"Tab. V. Europae, in qua Raetia, Pannonia, Noricum, Liburnia, Dalmatia, cum Italiae Parte...", Ptolemy/Mercator
Subject: Southern Europe
Period: 1730 (published)
Publication: Claudii Ptolemaei's Atlas Tabulae Geographicae Orbis Terrarum
Color: Hand Color
17.8 x 12.5 inches
45.2 x 31.8 cm
Claudius Ptolemy was a mathematician, astronomer and geographer who worked in Alexandria, then a part of the Roman Empire, in the 2nd century AD. One of the most learned and influential men of his time, his theories dominated both astronomy and geography for nearly 1500 years. His writings were kept alive by Arabic scholars during the Middle Ages and reemerged in Europe during the Renaissance. The birth of printing led to wide dissemination of his great works on astronomy and geography. There were a number of editions of his Geographia beginning in 1477. These early editions contained maps based on his original writings, known as Ptolemaic maps. As geographic knowledge increased with the explorations of Columbus, Magellan, Cabot and others, maps of the New World were added, and maps of the Old World were revised. Ptolemy's Geographia continued to be revised and published by some of the most important cartographers including Martin Waldseemuller, Sebastian Munster, Giacomo Gastaldi, Jodocus Hondius, and Gerard Mercator (whose last edition was published in 1730).
An attractive Ptolemaic map of the Balkan coast and northern Italy along the Adriatic Sea, extending north to include parts of Austria and Hungary. The map is embellished with a strapwork cartouche and a sea monster. Mercator originally published this map in his 1578 edition of Ptolemy's great Geography. Although he is most renowned today for the projection he popularized and for first using the term Atlas for a collection of maps, he devoted much of his life to his Ptolemaic maps. The maps were beautifully engraved as nearly as possible to their original form and embellished with fine cartouches. This is the third state with a re-engraved title cartouche and the addition of a grid, published by R. and J. Westenios and Guil. Smith. There is evidence of a crack in the plate at bottom extending through the sea monster.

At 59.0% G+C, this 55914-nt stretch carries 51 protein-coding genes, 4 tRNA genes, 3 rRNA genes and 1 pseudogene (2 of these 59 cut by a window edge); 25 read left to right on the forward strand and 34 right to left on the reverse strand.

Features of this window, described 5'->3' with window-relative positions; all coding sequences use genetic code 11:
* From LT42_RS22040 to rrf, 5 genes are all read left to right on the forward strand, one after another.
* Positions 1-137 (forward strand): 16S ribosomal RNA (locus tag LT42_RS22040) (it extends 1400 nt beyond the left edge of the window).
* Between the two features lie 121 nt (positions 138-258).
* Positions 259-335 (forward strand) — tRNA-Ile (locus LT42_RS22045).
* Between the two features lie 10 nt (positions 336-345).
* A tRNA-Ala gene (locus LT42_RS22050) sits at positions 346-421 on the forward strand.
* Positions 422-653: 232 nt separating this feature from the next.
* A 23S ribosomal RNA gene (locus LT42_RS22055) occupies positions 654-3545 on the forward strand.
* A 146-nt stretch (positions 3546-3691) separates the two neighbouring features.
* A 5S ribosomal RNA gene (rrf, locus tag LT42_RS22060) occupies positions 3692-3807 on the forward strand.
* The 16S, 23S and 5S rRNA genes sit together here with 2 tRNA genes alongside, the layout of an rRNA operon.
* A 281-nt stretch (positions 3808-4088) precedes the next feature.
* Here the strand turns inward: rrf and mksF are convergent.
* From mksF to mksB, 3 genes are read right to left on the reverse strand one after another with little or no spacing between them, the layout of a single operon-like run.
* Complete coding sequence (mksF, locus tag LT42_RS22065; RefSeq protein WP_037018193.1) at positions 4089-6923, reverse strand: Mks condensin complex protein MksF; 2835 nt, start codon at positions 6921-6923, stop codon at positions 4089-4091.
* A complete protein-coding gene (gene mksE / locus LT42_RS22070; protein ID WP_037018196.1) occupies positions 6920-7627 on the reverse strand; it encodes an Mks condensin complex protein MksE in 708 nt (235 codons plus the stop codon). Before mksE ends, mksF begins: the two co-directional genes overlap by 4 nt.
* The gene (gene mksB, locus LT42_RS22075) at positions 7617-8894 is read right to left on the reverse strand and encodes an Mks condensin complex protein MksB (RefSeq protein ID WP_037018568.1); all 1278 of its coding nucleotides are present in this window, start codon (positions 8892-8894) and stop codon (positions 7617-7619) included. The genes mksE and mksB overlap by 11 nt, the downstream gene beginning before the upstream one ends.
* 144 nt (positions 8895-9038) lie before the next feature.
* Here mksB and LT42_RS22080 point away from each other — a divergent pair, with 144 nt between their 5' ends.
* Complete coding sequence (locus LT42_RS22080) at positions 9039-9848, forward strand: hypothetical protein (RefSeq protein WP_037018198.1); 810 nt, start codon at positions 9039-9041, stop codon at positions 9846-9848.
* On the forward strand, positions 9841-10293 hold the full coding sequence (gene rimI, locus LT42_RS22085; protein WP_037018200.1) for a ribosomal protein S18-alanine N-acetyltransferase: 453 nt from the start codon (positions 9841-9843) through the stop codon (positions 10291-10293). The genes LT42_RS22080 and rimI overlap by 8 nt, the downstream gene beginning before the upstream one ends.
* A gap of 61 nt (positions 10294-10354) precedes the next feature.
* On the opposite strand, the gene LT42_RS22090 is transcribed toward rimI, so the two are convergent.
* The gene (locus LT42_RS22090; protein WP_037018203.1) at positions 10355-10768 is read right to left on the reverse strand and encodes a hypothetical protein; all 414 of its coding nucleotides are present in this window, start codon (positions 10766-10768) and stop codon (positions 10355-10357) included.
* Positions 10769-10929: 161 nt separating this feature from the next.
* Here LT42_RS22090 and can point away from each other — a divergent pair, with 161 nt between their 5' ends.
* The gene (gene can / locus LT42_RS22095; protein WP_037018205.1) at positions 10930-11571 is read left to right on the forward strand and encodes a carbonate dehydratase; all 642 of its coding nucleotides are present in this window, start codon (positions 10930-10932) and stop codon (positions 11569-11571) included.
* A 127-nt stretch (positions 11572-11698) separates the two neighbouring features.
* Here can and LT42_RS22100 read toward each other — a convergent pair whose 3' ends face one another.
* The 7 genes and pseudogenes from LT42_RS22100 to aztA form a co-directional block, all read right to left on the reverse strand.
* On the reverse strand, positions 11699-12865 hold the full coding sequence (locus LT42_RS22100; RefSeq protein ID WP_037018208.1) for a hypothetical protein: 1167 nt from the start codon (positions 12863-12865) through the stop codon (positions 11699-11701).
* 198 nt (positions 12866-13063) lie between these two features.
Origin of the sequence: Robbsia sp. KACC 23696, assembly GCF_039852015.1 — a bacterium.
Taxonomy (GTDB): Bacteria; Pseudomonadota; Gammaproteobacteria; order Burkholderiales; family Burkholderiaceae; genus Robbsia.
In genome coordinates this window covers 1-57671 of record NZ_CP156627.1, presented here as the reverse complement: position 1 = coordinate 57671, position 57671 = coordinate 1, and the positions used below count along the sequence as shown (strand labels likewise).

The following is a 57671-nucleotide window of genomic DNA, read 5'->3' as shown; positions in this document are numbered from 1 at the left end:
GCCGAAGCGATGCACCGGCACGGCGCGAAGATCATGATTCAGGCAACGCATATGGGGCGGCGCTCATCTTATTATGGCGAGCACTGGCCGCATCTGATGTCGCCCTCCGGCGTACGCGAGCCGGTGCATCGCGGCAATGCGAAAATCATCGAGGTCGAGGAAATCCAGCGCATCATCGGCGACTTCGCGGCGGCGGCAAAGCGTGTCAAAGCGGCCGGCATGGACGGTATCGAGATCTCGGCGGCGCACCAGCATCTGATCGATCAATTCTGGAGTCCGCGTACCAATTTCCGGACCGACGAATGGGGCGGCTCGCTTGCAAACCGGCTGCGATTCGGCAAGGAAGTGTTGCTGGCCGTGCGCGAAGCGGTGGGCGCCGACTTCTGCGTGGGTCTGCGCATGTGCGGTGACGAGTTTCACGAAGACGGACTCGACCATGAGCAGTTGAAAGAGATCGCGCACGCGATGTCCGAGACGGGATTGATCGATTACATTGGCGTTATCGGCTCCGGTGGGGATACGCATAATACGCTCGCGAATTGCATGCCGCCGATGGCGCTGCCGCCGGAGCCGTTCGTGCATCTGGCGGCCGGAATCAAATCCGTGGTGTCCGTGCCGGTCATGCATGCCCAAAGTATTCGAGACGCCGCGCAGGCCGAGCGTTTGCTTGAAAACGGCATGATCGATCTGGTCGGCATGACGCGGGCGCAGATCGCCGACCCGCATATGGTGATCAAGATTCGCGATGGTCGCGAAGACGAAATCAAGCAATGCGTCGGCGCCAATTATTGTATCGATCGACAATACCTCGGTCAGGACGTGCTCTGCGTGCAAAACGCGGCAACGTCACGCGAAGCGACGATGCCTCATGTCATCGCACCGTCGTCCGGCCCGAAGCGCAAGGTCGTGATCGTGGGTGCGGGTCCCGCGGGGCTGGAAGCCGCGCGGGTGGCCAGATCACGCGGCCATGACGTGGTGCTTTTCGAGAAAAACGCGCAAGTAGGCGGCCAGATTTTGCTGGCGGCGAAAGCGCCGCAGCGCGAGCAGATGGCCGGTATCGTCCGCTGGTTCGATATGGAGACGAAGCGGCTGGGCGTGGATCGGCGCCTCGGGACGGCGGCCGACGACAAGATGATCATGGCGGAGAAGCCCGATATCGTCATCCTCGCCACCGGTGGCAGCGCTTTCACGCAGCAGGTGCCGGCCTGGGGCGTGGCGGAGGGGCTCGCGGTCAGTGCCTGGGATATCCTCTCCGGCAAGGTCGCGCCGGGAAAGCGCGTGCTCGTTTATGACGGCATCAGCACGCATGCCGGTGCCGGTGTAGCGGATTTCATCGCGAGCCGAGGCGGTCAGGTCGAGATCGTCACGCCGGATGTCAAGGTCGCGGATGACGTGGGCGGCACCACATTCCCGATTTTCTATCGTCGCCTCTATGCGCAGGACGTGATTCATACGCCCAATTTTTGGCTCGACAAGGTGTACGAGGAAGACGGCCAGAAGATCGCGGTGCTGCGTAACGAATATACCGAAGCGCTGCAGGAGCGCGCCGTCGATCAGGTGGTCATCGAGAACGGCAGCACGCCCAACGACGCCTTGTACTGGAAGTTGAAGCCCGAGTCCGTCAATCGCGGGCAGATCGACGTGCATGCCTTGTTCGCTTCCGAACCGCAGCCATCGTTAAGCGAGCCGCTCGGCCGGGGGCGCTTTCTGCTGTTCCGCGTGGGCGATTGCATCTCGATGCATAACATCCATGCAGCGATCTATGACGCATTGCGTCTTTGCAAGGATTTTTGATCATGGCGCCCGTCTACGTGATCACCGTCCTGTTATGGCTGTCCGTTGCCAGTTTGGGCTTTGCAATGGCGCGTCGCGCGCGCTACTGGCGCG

References: Mickwitz & Miekkavaara #235-23; Van der Krogt (Vol. I) #0905:1.3.
A sharp impression on a sheet with a Strasburg bend & lily watermark, light toning along the centerfold, and tiny spots in the blank margins.